Mount Washington, with its 6,288 foot summit often poking into the clouds, provides one of the most exhilarating and challenging hiking experiences east of the Mississippi. While there are taller peaks in the eastern US, most notably in Tennessee’s Smoky Mountains and the Black Mountains of North Carolina, none provides the diversity of climate and hiking experience of New Hampshire’s Mount Washington.
Mount Washington is perhaps best known to hikers for its rapid weather changes. A day that dawns with 70 degree temperatures and blue skies at the base of the mountain can devolve into a fierce winter storm on the summit in a matter of hours. And fierce is no joke: it snows every month of year on the summit, and the wind speed on the summit has been recorded as high at 231 mph!
Is the weather always that bad on Mount Washington? Definitely not. But on any given day, in any month of the year, it can be. “Hope for the best and prepare for the worst” is the smart hikers’ mantra. Willingness to turn back if you encounter conditions beyond your fitness and experience level can make the difference between life and death. Better to hike halfway up Mount Washington safely and return to hike another day, than to add to the count of the more than 140 hikers who have lost their lives, mostly due to hypothermia, on this rugged mountain.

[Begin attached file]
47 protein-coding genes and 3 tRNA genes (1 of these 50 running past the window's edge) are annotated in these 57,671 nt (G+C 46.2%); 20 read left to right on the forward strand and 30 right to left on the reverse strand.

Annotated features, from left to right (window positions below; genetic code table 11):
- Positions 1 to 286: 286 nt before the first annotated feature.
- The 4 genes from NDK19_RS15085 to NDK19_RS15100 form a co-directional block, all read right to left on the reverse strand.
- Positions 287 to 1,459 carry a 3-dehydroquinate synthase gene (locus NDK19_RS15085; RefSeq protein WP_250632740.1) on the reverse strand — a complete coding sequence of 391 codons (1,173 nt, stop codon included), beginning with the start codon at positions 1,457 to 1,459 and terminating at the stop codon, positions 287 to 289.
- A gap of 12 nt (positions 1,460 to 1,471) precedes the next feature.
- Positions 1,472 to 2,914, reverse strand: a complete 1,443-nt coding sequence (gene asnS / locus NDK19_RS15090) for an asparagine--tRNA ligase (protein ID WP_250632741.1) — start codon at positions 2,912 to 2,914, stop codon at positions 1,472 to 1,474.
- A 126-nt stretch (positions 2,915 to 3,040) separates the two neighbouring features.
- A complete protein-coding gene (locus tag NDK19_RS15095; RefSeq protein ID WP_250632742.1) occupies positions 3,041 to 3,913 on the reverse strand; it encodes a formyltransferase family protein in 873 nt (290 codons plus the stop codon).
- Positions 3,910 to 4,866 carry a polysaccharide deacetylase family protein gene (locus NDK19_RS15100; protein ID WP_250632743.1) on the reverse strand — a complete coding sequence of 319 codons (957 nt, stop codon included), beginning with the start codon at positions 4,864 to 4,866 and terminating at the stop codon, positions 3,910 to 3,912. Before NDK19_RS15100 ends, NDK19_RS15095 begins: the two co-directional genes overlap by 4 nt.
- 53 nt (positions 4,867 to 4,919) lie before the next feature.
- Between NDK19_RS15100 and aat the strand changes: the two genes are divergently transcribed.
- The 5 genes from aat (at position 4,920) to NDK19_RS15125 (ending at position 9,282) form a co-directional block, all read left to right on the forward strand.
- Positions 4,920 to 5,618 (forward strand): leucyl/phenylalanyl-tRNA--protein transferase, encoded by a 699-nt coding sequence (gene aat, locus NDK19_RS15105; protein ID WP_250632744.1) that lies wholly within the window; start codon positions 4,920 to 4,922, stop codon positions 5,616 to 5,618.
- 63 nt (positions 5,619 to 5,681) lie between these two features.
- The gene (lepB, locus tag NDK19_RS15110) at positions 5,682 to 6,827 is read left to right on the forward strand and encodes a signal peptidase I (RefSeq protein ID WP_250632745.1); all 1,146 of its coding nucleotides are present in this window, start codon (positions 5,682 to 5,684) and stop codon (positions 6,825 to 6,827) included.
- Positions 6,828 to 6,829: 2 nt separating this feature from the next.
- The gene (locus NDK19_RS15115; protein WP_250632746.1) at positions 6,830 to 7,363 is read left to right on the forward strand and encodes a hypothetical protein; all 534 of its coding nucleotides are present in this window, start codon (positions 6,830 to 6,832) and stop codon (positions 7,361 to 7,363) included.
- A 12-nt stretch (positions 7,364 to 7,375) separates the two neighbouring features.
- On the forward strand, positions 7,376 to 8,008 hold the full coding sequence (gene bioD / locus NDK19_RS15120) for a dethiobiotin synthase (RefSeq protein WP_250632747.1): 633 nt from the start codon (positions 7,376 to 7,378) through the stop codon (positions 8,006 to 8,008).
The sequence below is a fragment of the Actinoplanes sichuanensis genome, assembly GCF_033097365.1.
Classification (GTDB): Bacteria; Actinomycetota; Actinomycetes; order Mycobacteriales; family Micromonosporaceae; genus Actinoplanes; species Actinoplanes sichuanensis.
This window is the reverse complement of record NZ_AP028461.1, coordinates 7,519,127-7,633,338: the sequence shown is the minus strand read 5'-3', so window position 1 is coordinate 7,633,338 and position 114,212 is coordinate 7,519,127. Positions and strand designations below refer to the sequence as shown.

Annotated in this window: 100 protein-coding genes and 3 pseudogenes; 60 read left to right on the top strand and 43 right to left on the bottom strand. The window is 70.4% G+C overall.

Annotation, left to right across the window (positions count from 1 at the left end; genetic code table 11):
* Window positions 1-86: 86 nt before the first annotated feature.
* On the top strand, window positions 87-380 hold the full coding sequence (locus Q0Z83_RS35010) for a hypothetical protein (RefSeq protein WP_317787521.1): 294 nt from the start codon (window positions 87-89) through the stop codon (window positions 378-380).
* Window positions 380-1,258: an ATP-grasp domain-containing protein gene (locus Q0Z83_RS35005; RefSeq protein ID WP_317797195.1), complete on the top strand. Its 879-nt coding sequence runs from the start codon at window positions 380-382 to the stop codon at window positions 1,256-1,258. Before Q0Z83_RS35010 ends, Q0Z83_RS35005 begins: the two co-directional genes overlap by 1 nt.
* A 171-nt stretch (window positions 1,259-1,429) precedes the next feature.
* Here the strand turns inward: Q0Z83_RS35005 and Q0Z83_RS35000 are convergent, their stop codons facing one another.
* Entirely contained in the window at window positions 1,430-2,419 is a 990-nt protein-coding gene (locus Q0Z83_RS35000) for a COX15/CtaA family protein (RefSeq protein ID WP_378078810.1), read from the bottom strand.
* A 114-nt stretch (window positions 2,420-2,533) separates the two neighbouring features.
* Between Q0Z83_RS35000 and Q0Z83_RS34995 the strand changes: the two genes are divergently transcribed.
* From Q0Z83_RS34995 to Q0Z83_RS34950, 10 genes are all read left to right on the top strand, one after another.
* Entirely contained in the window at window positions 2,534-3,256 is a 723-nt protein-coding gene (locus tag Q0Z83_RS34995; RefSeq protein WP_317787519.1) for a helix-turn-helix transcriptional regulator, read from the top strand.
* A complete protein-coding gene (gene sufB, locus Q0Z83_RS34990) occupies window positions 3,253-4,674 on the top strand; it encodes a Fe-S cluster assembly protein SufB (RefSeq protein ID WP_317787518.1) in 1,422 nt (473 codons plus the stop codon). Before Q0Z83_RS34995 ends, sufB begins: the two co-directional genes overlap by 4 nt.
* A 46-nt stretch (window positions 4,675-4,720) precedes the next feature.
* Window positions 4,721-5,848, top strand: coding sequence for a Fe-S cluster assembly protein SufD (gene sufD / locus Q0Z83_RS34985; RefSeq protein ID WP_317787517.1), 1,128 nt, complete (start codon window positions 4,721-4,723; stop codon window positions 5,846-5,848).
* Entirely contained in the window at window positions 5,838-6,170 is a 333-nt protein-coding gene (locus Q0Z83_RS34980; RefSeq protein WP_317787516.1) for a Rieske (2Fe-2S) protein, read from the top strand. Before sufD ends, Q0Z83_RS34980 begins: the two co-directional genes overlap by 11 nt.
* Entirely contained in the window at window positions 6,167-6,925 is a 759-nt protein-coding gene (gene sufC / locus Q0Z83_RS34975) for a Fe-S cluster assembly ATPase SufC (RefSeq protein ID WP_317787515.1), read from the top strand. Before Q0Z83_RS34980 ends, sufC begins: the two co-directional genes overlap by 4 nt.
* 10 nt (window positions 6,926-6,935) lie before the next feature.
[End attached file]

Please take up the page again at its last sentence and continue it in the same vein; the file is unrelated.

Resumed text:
Despite the challenges, around 250,000 people visit Mount Washington each year. Its proximity to large northeastern cities like Boston and New York make it an irresistible attraction for summit-baggers, serious hikers and weekend visitors alike.
Popularity of Mount Washington
It is easy to see why so many people are drawn to the mountain known to some indigenous tribes as Agiocochook, “the place of the Great Spirit.” The panoramic views in the alpine climate above treeline are stunning and ethereal, like being transported to another world. On a clear day, summit hikers can gaze across hundreds of miles to the Atlantic Ocean and mountains peaks in six states. Perhaps most breathtaking of all are the views of the alpine landscape of New Hampshire’s own Presidential Range and the famed Lake of the Clouds Hut nestled in a saddle 1,200 feet below the summit.
Taking a breathe at all can be a challenge, though, as the steep ascent, even on the so-called easy routes, leaves hikers gasping for air, at least on the final hand-over-hand scramble to the top. Hiking safely to the summit of Mount Washington requires advance preparation, proper gear, good overall fitness, and little bit of luck. Check out some of our resources on preparing for a Mount Washington day hike.
Further reading on Mount Washington day hikes
Looking for more information about day hiking Mount Washington? Here are some pages to check out.
- Clothing and Equipment for a Mount Washington Day Hike
- Getting in Shape to Hike Mount Washington
- Preparing Mentally to Hike Mount Washington
- Safety Precautions Before Your Mount Washington Day Hike
- Mount Washington Day Hiking Trails
- Frequently Asked Questions about Hiking Mount Washington
Learn about our annual Mount Washington HIKE for Mental Health
Interested in joining a great hike, for a great cause? Learn about HIKE for Mental Health's annual Summit Mount Washington day hike.
- Hike Mount Washington with HIKE for Mental Health
- Summit Mount Washington Smashes Goal
- Amazing photos and trail notes from our 2017 hike
- Painting the mountain orange: 2016 Summit Mount Washington photos
- Stunning views of 4th Annual Summit Mount Washington
- Spirits and Funds Reach New Heights on 3rd Annual Summit Mount Washington